Abstract

Introduction:

Iron deficiency (ID) is the most common nutritional deficiency in the world and remains relatively common in at-risk groups in the United States. The development of (ID) is dependent upon the individual's iron stores which is a balance between iron absorption and loss. Commonly associated with (ID) is iron deficiency anemia (IDA) which has a well known association with fatigue. Fatigue is a common complaint in general, with a prevalence in population-based surveys in Great Britain and the United States of 6.0 and 7.5 % respectively. However it is not uncommon to have (ID) without subsequent anemia in females childbearing age group. Our study aims to evaluate the prevalence of ID in non anemic females of childbearing age and its association with fatigue.

Methods:

Data was obtained from continuous NHANES database, a nationally representative health survey conducted from 2005-2010. The data including age, race, complete blood count (CBC), ferritin and fatigue was obtianed from laboratory and questionnaire datasets, respectively. Subjects were further divided based on ferritin levels into two groups, Group A; ferritin ≤20 ng/mL and Group B; ferritin >20 ng/mL. The question regarding fatigue- "feeling tired or having little energy for past two weeks" was obtained from PHQ-9 scale. Univariate analysis was done comparing Group A and Group B using chi-square test and t-test for categorical and numerical variables, respectively. The effect of iron deficiency on fatigue was obtained using logistic regression to calculate odds ratio (OR) after adjusting for age and race.

Results:

Of 3230 female subjects( age 18yrs -49yrs), there were 809 with ID with no anemia. The weighted prevalence of iron deficiency in non-anemic women of childbearing age was 22.5% (95% CI 20.76-24.22). The weighted prevalence of fatigue in Group A and Group B was 61.8% (95% CI 56.4-67.2) and 59.7 % (95%CI 57-62.4) respectively (p=0.45)(table 1). In multivariate analysis, after adjusting for age and race, the odds ratio (OR) for fatigue with iron deficiency was 1.1 ( 95% CI 0.8-1.4).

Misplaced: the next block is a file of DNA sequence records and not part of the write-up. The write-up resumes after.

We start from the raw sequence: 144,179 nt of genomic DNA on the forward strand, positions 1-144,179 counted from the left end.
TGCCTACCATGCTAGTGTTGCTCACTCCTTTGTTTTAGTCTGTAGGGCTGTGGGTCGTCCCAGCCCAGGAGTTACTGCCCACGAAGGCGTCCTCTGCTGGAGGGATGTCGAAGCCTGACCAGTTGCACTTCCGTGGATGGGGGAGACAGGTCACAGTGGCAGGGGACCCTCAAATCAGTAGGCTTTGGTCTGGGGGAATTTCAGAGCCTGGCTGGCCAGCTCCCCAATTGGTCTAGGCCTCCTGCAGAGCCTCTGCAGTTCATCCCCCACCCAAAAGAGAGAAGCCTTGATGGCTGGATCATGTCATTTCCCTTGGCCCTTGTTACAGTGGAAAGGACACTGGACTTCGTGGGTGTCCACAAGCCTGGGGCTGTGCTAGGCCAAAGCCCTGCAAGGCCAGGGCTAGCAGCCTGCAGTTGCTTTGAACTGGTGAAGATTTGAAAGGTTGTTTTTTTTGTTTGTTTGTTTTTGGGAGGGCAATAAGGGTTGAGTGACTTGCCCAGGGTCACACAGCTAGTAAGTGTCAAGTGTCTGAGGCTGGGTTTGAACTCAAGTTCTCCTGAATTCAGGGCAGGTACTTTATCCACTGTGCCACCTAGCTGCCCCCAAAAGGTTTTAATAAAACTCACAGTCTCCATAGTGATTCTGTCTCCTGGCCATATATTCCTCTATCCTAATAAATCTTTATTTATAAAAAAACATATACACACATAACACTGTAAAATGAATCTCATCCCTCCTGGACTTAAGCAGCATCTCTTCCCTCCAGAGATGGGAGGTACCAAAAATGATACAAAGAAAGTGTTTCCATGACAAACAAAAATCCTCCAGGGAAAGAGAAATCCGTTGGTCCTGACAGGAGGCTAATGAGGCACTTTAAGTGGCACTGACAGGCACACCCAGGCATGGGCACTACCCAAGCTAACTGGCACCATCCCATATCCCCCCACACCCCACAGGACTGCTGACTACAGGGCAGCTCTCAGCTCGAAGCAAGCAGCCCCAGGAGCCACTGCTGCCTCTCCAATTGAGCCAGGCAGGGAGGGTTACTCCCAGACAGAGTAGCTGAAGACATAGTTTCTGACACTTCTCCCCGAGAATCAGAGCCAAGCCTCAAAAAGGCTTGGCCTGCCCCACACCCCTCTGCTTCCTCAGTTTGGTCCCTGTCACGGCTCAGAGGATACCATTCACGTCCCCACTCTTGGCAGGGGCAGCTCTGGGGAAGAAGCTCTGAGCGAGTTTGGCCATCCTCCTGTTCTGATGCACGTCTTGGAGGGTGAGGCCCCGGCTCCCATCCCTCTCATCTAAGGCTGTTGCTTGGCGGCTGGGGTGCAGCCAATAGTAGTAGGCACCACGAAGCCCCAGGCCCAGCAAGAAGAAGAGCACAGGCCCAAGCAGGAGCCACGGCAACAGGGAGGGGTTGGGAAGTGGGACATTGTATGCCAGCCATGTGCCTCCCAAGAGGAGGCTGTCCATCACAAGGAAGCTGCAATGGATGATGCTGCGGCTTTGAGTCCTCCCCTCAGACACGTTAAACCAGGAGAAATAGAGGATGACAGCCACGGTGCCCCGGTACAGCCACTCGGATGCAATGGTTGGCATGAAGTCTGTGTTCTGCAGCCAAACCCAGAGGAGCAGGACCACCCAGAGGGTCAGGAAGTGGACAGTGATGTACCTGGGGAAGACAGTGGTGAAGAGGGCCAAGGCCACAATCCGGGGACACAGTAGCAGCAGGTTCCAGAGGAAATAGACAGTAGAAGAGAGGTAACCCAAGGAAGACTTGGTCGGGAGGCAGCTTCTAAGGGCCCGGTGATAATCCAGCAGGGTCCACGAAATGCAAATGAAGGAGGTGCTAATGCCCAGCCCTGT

Conclusion:

The prevalence of ID in non anemic females of childbearing age in the United States was 22.5 % .The percentage of subjects who reported fatigue was significantly high in both iron deficient and non-iron deficient subjects in this age group. There was no statistical difference in self-reported fatigue in both iron deficient and non-iron deficient women of childbearing age. Further studies are needed to validate our findings.

Table 1.

Comparision of GpA and GpB

Variables Ferritin≤ 20 ng/mL (GpA) Ferritin > 20 ng/mL 
Fatigue - Yes 512 1452 
Fatigue - No 297 986 
Total 809 2421 
Variables Ferritin≤ 20 ng/mL (GpA) Ferritin > 20 ng/mL 
Fatigue - Yes 512 1452 
Fatigue - No 297 986 
Total 809 2421 

Disclosures

No relevant conflicts of interest to declare.

Author notes

*

Asterisk with author names denotes non-ASH members.